Key Question: From what other departments, organizations and industries might you learn about market needs, processes, technologies, and other fresh ideas?
Following The Need
There is increasing evidence that employers are less-than-enthusiastic about the quality of students graduating from college (or earning an MBA), and a growing number of younger and older adults that want to increase skills to qualify for new career or start new businesses.
Key Question: What can you do to address these needs through new offerings, more flexible scheduling, and/or technology?
Doing The Research
Agile means fast cycle development, but it doesn’t mean blind development. Do the research. The marketplace is rich with programs that miss the mark because the organization didn’t fully understand or consider stakeholder needs. Some up-front research ultimately saves time and money—and program failures.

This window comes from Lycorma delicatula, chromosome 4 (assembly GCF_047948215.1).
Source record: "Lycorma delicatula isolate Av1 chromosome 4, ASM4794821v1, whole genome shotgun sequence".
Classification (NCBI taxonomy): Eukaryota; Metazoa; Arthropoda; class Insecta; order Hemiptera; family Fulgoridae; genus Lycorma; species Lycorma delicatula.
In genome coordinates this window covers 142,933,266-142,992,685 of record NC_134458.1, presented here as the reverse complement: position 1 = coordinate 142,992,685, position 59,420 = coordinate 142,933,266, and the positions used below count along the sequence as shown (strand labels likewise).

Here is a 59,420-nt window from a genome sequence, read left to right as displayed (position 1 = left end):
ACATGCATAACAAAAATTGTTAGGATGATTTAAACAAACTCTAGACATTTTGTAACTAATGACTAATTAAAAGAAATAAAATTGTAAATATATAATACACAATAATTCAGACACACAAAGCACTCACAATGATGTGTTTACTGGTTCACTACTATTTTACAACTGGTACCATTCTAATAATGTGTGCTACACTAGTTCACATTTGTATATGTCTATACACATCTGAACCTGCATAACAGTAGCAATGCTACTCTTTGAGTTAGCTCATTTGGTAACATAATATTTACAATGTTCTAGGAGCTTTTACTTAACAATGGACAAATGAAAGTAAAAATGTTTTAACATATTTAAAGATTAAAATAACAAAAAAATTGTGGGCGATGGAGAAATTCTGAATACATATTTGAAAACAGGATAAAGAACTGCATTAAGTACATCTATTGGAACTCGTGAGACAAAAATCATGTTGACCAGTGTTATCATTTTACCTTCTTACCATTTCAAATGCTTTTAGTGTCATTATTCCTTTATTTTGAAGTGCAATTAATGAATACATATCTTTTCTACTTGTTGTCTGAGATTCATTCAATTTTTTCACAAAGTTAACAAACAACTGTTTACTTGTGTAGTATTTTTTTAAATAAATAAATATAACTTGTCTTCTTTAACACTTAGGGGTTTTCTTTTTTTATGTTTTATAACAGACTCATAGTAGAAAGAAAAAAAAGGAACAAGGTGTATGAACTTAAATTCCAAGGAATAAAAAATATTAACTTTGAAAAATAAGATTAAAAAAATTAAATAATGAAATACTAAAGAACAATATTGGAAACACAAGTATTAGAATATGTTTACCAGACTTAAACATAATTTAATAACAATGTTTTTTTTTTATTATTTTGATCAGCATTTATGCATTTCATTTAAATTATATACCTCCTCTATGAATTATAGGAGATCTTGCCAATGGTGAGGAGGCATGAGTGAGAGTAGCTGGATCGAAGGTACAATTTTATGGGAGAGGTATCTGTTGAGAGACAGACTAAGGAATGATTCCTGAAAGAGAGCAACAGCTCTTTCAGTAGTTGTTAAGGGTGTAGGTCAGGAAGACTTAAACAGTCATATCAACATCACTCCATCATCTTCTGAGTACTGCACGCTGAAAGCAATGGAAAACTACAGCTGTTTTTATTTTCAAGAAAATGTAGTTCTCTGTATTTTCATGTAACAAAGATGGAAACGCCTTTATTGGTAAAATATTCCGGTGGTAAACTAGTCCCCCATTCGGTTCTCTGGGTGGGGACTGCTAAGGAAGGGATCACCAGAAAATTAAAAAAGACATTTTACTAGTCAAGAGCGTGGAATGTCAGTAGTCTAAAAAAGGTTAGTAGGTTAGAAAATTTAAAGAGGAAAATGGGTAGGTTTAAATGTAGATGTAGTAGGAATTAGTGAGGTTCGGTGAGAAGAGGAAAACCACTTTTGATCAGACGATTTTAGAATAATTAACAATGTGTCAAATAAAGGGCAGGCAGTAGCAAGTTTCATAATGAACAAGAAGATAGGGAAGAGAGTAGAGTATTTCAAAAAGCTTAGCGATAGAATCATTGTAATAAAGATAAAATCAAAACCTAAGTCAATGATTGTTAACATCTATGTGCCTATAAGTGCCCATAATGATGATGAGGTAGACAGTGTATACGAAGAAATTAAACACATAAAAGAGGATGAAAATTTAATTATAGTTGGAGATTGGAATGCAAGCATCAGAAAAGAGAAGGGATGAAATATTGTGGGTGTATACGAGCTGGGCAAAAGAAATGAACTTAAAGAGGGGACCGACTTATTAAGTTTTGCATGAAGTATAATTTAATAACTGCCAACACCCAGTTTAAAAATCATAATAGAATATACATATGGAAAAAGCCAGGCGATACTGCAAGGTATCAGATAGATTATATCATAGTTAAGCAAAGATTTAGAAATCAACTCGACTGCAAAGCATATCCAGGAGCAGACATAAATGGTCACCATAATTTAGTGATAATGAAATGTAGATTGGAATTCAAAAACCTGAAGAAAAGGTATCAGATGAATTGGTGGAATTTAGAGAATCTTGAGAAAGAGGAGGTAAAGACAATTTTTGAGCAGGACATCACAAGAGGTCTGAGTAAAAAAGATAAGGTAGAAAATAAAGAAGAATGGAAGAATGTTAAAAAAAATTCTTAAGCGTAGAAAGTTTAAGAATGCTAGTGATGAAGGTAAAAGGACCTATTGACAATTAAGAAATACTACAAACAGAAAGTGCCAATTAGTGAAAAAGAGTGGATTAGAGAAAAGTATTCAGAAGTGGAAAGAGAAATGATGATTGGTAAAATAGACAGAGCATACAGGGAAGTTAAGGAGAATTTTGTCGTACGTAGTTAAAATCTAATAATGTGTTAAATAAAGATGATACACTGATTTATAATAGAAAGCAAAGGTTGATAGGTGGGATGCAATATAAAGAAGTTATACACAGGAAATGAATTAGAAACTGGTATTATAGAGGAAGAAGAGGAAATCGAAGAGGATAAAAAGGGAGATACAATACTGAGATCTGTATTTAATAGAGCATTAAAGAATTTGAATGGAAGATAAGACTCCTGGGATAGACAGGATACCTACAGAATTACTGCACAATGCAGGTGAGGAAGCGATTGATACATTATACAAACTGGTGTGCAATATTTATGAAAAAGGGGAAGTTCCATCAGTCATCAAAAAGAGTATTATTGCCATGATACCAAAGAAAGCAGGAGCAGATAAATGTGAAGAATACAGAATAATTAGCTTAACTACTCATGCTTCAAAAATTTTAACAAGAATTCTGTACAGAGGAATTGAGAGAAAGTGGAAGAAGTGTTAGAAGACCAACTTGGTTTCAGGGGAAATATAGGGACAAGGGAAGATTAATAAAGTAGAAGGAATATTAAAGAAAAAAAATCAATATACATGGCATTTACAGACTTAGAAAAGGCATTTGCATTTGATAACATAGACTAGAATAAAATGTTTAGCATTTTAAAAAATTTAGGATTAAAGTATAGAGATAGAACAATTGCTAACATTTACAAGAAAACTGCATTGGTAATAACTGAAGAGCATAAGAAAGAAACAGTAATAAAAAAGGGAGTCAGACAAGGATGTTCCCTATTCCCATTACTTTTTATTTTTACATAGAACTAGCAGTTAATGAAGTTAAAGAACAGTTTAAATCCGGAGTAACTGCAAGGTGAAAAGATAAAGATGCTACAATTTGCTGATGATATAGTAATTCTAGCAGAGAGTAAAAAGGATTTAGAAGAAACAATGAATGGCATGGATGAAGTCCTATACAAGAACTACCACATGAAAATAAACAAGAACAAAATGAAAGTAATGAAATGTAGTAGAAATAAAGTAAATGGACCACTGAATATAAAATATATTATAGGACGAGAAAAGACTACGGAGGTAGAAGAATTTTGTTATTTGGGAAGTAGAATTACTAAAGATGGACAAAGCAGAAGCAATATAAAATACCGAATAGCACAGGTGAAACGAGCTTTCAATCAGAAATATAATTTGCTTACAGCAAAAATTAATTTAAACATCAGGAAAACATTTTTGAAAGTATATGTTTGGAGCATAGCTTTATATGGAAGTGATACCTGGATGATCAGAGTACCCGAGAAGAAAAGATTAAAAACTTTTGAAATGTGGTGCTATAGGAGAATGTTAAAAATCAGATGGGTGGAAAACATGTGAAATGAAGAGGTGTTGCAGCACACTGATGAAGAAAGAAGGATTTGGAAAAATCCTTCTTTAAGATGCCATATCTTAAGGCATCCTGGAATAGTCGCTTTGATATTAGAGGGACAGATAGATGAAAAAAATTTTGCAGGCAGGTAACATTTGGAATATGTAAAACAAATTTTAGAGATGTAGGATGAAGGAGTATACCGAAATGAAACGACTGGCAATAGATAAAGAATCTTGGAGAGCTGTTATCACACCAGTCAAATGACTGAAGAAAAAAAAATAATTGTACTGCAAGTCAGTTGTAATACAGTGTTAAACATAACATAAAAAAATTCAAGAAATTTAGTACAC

Key Question: What would you like to know about stakeholder needs? How are other organizations currently attempting to address these needs?
Experimenting – And Pivoting
Thinking about a new degree or certificate program? Do some quick research, put together a team to do a preliminary design, test that design with potential users (e.g., potential students or corporate clients – or even employers of the students that would undertake the degree or certificate), pivot the design, and try again. If you’re not good at speed and experimentation, hire a facilitator to help guide the process, and push the team.
Key Question: What experiments could you try right now? What can you do with an existing design that will improve its value to students and the organizations that hire them?